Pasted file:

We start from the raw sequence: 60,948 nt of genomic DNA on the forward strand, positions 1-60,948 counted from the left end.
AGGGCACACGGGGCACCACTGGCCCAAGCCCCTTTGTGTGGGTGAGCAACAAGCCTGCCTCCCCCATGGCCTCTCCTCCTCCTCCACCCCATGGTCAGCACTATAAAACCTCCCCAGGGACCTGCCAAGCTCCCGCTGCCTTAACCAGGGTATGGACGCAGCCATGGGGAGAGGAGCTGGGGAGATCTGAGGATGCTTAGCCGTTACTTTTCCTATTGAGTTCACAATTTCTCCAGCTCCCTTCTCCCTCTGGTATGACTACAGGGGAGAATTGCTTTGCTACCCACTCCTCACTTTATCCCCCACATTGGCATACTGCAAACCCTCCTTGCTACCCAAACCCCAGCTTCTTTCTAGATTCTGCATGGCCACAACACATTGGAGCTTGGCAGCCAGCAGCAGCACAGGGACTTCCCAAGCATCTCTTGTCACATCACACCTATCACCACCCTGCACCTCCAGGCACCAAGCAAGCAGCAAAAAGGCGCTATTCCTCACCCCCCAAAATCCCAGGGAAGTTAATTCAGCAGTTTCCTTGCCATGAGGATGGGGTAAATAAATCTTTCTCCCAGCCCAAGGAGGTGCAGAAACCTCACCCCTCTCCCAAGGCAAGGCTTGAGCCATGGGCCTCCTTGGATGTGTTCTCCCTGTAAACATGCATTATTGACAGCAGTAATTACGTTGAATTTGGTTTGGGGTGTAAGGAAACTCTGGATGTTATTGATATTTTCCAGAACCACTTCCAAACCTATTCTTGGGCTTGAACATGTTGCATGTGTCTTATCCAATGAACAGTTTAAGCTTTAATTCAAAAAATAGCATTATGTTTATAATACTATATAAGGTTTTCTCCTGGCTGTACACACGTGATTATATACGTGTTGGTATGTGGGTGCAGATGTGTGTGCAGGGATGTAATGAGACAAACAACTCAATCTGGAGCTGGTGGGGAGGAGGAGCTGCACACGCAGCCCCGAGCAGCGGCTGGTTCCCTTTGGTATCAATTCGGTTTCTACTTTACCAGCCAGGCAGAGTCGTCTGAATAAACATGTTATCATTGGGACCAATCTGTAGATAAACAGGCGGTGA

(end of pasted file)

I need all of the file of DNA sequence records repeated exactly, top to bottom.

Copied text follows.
We start from the raw sequence: 60,948 nt of genomic DNA on the forward strand, positions 1-60,948 counted from the left end.
AGGGCACACGGGGCACCACTGGCCCAAGCCCCTTTGTGTGGGTGAGCAACAAGCCTGCCTCCCCCATGGCCTCTCCTCCTCCTCCACCCCATGGTCAGCACTATAAAACCTCCCCAGGGACCTGCCAAGCTCCCGCTGCCTTAACCAGGGTATGGACGCAGCCATGGGGAGAGGAGCTGGGGAGATCTGAGGATGCTTAGCCGTTACTTTTCCTATTGAGTTCACAATTTCTCCAGCTCCCTTCTCCCTCTGGTATGACTACAGGGGAGAATTGCTTTGCTACCCACTCCTCACTTTATCCCCCACATTGGCATACTGCAAACCCTCCTTGCTACCCAAACCCCAGCTTCTTTCTAGATTCTGCATGGCCACAACACATTGGAGCTTGGCAGCCAGCAGCAGCACAGGGACTTCCCAAGCATCTCTTGTCACATCACACCTATCACCACCCTGCACCTCCAGGCACCAAGCAAGCAGCAAAAAGGCGCTATTCCTCACCCCCCAAAATCCCAGGGAAGTTAATTCAGCAGTTTCCTTGCCATGAGGATGGGGTAAATAAATCTTTCTCCCAGCCCAAGGAGGTGCAGAAACCTCACCCCTCTCCCAAGGCAAGGCTTGAGCCATGGGCCTCCTTGGATGTGTTCTCCCTGTAAACATGCATTATTGACAGCAGTAATTACGTTGAATTTGGTTTGGGGTGTAAGGAAACTCTGGATGTTATTGATATTTTCCAGAACCACTTCCAAACCTATTCTTGGGCTTGAACATGTTGCATGTGTCTTATCCAATGAACAGTTTAAGCTTTAATTCAAAAAATAGCATTATGTTTATAATACTATATAAGGTTTTCTCCTGGCTGTACACACGTGATTATATACGTGTTGGTATGTGGGTGCAGATGTGTGTGCAGGGATGTAATGAGACAAACAACTCAATCTGGAGCTGGTGGGGAGGAGGAGCTGCACACGCAGCCCCGAGCAGCGGCTGGTTCCCTTTGGTATCAATTCGGTTTCTACTTTACCAGCCAGGCAGAGTCGTCTGAATAAACATGTTATCATTGGGACCAATCTGTAGATAAACAGGCGGTGA